Tuesday, December 18, 2012

"Beets" group meets to learn about local and wild foods

Linnea Wik slices a cake at the most recent Beets, Meets and Wild Treats session.

In this digital age of Facebook groups, LinkedIn and Nings, it’s refreshing to find a grassroots, hands-on, face to face assemblage of individuals dedicated to eating locally grown, healthy foods.

A new group billing itself “Beets, Meets and Wild Treats” recently formed at the University of Alaska Fairbanks; it is not limited to UAF folks, but is open to everyone.

The Beets were planted during an ethnoecology class taught by Craig Gerlach at UAF. “We’ve been talking about doing this for a year,” said Sarah Betcher, one of the three students in that class. The inaugural session, held in November, attracted 19 people, drawn together to share ideas and food. “I like the idea of the ability to network with like-minded people,” Betcher said.

Yes, beets have been on the menu each time the group gathers, along with homemade breads, pesto, molasses spiced custard, roasted vegetables, chocolate cake, lentil curry, salmon and kombucha infused with lowbush cranberries.

A main theme seems to be a desire to learn about wild and locally grow food, and how to harvest and prepare it. At the December meeting, people asked about making kefir, kombucha and sauerkraut, about butchering and processing meat and creating tinctures. Discussions included roasting dandelion roots for tea, which mushrooms are safe to eat, what grains grow in Alaska and how to store carrots.

The Beets plan to meet monthly throughout the school year and in the summer to get together to forage in the woods and tour local farms. Betcher said she hopes the group grows to include all age groups, families with children, hunters and high school students. “We welcome anyone with an interest in local food or who studies food sources or is really into food.”

There are no bylaws, rules or officers in Beets and the folks attending hope it stays that way.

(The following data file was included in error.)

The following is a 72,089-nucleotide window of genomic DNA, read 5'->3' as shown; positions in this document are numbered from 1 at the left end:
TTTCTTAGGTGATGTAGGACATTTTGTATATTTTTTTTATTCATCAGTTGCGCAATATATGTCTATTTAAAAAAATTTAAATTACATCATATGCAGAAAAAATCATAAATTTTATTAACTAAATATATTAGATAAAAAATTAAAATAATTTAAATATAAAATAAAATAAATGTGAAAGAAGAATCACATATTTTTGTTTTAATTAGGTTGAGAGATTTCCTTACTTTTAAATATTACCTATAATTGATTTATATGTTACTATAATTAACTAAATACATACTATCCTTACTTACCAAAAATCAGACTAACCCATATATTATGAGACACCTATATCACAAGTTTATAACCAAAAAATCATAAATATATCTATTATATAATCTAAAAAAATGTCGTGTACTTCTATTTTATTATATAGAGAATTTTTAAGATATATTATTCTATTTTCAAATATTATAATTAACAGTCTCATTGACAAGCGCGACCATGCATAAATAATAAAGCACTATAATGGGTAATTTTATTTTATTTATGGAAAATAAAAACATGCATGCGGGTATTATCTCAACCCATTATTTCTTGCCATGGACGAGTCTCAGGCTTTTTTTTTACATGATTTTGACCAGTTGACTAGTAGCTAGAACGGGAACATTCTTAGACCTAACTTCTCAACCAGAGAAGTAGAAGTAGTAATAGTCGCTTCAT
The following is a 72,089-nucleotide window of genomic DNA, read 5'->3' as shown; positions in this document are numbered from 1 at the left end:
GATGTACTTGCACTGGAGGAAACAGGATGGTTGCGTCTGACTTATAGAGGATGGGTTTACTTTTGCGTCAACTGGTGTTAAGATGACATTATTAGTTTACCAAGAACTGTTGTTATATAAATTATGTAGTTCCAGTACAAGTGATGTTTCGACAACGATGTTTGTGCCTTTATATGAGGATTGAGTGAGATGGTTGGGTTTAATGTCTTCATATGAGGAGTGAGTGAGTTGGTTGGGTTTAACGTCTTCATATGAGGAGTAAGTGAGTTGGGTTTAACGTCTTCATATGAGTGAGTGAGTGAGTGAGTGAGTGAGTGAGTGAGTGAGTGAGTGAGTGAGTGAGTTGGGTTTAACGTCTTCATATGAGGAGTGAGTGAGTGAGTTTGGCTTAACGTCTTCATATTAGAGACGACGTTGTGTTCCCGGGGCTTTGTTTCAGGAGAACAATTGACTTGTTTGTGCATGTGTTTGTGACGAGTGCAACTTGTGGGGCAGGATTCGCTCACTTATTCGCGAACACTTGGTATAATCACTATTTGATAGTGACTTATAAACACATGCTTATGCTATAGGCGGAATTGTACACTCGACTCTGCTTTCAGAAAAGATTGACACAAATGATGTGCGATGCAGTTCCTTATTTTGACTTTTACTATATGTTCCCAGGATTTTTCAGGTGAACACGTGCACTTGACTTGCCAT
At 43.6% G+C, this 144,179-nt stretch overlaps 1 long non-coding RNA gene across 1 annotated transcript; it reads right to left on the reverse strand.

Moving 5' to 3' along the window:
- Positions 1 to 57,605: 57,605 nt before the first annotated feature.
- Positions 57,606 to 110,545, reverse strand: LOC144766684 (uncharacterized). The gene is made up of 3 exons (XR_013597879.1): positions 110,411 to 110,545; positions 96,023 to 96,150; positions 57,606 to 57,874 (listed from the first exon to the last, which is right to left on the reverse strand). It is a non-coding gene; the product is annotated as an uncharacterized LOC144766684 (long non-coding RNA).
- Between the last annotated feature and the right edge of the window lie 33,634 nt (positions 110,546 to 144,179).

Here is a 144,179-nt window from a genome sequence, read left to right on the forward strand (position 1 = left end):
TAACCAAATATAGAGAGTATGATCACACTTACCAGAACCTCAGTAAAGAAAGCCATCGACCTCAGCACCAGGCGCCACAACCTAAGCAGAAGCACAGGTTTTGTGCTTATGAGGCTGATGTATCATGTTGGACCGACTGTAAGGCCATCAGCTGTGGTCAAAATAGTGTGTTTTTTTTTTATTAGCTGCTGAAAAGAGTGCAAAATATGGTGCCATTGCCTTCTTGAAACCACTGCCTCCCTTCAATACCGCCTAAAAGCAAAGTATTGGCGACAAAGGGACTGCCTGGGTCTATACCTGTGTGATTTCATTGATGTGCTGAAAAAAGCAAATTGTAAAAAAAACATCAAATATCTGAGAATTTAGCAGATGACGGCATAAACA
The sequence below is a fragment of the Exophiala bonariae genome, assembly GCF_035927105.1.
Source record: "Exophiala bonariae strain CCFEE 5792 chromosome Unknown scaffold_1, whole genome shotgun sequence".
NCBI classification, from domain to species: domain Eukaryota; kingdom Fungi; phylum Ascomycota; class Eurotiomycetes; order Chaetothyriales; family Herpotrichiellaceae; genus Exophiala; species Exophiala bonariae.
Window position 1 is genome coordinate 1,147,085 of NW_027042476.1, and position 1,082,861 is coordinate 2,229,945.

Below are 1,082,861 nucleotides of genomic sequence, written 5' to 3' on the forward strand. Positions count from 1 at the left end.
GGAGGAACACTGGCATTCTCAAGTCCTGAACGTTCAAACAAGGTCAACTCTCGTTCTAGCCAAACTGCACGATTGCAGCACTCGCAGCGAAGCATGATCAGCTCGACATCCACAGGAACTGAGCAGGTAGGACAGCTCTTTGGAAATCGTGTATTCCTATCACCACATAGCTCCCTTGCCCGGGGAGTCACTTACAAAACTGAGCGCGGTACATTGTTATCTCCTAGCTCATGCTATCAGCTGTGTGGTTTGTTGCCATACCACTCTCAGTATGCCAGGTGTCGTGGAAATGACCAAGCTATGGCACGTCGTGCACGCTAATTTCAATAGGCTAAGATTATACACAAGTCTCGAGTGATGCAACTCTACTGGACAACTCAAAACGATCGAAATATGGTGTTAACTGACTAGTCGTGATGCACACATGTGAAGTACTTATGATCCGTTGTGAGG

Craig Gerlach, the professor who sparked the formation of Beets with his ethnoecology class, said, “I like that it is student driven and not just students but people from the community. That’s really neat. With community buy-in stability is possible.”

Beets has the potential to create community-based interest in food systems and human/crop interactions, awareness of where food comes from, country foods and crops and livestock, Gerlach said. “They will find ways to put ideas into practice.”

His contribution is to organize a sausage-making workshop for the spring. The class will be led by a European sausage maker who utilizes the “nose to tail” philosophy of using every part of the animal as food. Already, 20 people have expressed interest in attending.

“In general they (Beets) are raising awareness of the food systems and creating a community of people actively involved from the ground up,” Gerlach said.

Cameron Willingham, a UAF anthropology student and research technician for the UAF School of Natural Resources and Agricultural Sciences, is a founding member. “There are a lot of individual people making, finding their own food and preserving it,” he said. “The are doing it in isolation and we were getting a lot of requests for information.”

Willingham said the ethnoecology class that spurred Beets was one of the best courses he ever took and it connected him to others with similar interests in whole foods.

“My focus is more agriculture in Alaska, more agriculture jobs, more agricultural products,” he said. “If people want to start cottage industries and meet growers, then productive partnerships can come out of this.”

He admitted the renewed interest in local foods might be just the latest fashion right now. “But it’s one trend I’m excited to be a part of,” he said.

Willingham agrees with the “keep it loose” philosophy for the Beets. “We want to keep it open. We all bring something different to the table,” he said. “It’s up to the individuals to come up with their own goals.”

Adam King, a biochemistry student at UAF, said he was drawn to Beets because he loves to cook. “I’m into natural foods to substitute for manmade things,” he said. “We can learn by osmosis, see what we find interesting and ask questions.”

Katie DiCristina, a research technician at the Georgeson Botanical Garden, said she joined Beets simply because she was asked. “It seemed like a good thing to support,” she said. Her interests are foraging for wild foods and using locally-grown food. “I’m here to support what the group wants,” she said.

Beets, Meets and Wild Treats has been meeting the first Tuesday of each month at 5:30 p.m. on campus but will not meet Jan. 1. For more information, contact Willingham at cbwillingham@alaska.edu.
Locally grown roasted vegetables were a big hit at a Beets, Meets and Wild Treats meeting.

Sarah Betcher and Cameron Willingham have been loosely leading the group.

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